My Unorthodox Query Letter is Rejected. But I Wouldn’t Have Changed it.

My brother’s query on a unique travel destination between Las Vegas and Lake Tahoe. Tonapah was a roaring mining camp back in late 1800’s and through the turn of the century. There is a nice hotel in town that has been restored recently. It makes a great pit stop.

thomas farley's blog

My query letter to National Geographic’s Traveler was just rejected. But I think I did the best I could. Here are the details. Perhaps you will be inspired to put your own off-the-wall query letter into the mail.

I proposed a travelogue to central Nevada, participatory tourism to discover turquoise at the Royal Royston claim outside of Tonopah. That was what my Rock&Gem (internal link) article was all about and I thought I might interest Nat Geo in a piece tailored toward their audience.

Since my article and query letter revolved around turquoise, I decided to confort the query letter editor with the real thing: real turquoise. I bundled up two samples, one rough, one finished, and sent them off. I included my magazine article and a photo of Kate Blanchett at the Academy Awards wearing a turquoise necklace. Just to show turquoise is in style. (See the image below.)

Alas, my…

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Coming in Fall 2017

Cover16Signed on today with Mountain Press Publishing Co to publish the biography of James A. Murray, a radical Western millionaire.

Murray built his fortune alone and unaided. The Irish immigrant was a fervent supporter of labor and Irish Nationalism, and fought at every turn against corporate capitalism. He operated his business empire, stretching from Seattle to San Diego and east to Colorado, out of saloons and hotel lobbies.  He dined with hack drivers and prostitutes in Rocky Mountain mining camps, and Diamond Jim Brady and Lillian Russell in New York City. During the Gilded Age he owned the most magnificent home on the California Coast and a five star resort at the edge of Yellowstone Park.

 

 

 

Tax History 101 for CBS Debate Moderators

Nancy Cordes, CBS Congressional correspondent, and a moderator at this cordesweekend’s Democratic Presidential debate, was shocked and amused at Bernie Sander’s response to her question about the top rate in his tax plan. Sanders’ remarked that it would not be as high as President Eisenhower’s ninety percent (90%) top rate – adding a humorous note that he was not as big of a socialist as was Ike.  Cordes’ amusement revealed that she either knew little about the history of tax policy in this country, or she is personally opposed to raising tax rates – neither being a good quality for a moderator.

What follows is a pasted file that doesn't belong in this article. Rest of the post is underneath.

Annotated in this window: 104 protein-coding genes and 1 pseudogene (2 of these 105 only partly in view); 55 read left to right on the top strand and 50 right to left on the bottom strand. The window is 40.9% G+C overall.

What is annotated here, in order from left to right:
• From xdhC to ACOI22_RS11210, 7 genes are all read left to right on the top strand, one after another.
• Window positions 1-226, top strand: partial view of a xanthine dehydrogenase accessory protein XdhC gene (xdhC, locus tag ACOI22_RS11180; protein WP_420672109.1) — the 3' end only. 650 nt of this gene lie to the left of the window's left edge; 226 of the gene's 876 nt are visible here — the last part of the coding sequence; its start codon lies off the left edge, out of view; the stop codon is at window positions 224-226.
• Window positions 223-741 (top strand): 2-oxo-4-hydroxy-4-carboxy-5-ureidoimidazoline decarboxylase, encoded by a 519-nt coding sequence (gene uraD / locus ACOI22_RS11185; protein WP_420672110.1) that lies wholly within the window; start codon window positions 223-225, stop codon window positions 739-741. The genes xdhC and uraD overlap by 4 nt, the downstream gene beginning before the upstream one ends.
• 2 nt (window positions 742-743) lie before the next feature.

The history of tax policy in this country is critical to understanding many of the issues that are highlighted in presidential debates. Income inequality, the cost of higher education, and the lack of funding for veteran’s programs are all tied to dramatic, and relatively recent reductions in tax rates applied to the wealthiest Americans.

The History of Income Tax Rates in America

Federal Income tax was reinstated in this country in 1913 after a nineteen-year hiatus, and by 1917 the top marginal tax rate jumped to 67% on income above $2.0 million per year (the equivalent of $35 million in 2013). The top rate dropped significantly leading up to the Great Depression, before rising again to fund F.D.R.’s New Deal.

Figure 1 below provides the tax rate applied to the highest income bracket (in blue)and the tax rate applied to households with annual incomes of $500,000 (adjusted each year to 2013 dollars and illustrated in red). Note that the differential in tax rates on the wealthiest Americans (making over $500,000) were reduced starting in the Kennedy administration and eliminated completely by the end of Reagan’s first term.

Figure 1

The chart illustrates several important points:

  • Bernie Sanders and others speaking to a higher tax rate for the 1% have history on their side (sorry Nancy, but you should have done your homework on this).
  • Brokaw’s “Greatest Generation” was served by federal programs funded through tax rates that placed a greater burden on the wealthiest Americans.
  • Medicare, aimed at serving the aging members of the Greatest Generation, was adopted at a time when tax rates focused on the wealthiest Americans.
  • Recent decreases in tax rates and elimination of free tuition (1) followed the adoption of the Civil Rights Act, denying minorities the educational opportunities afforded to the Greatest Generation and Baby Boomers.
  • Practically every presidential candidate, and debate moderator, lived during a time when tuition was free at public universities (or just a fraction of what it is today).

Figure 2 below compares the top tax rate and the top income bracket since 1913. The top income brackets are adjusted to 2013 dollars and displayed on a logarithmic scale.

Figure 2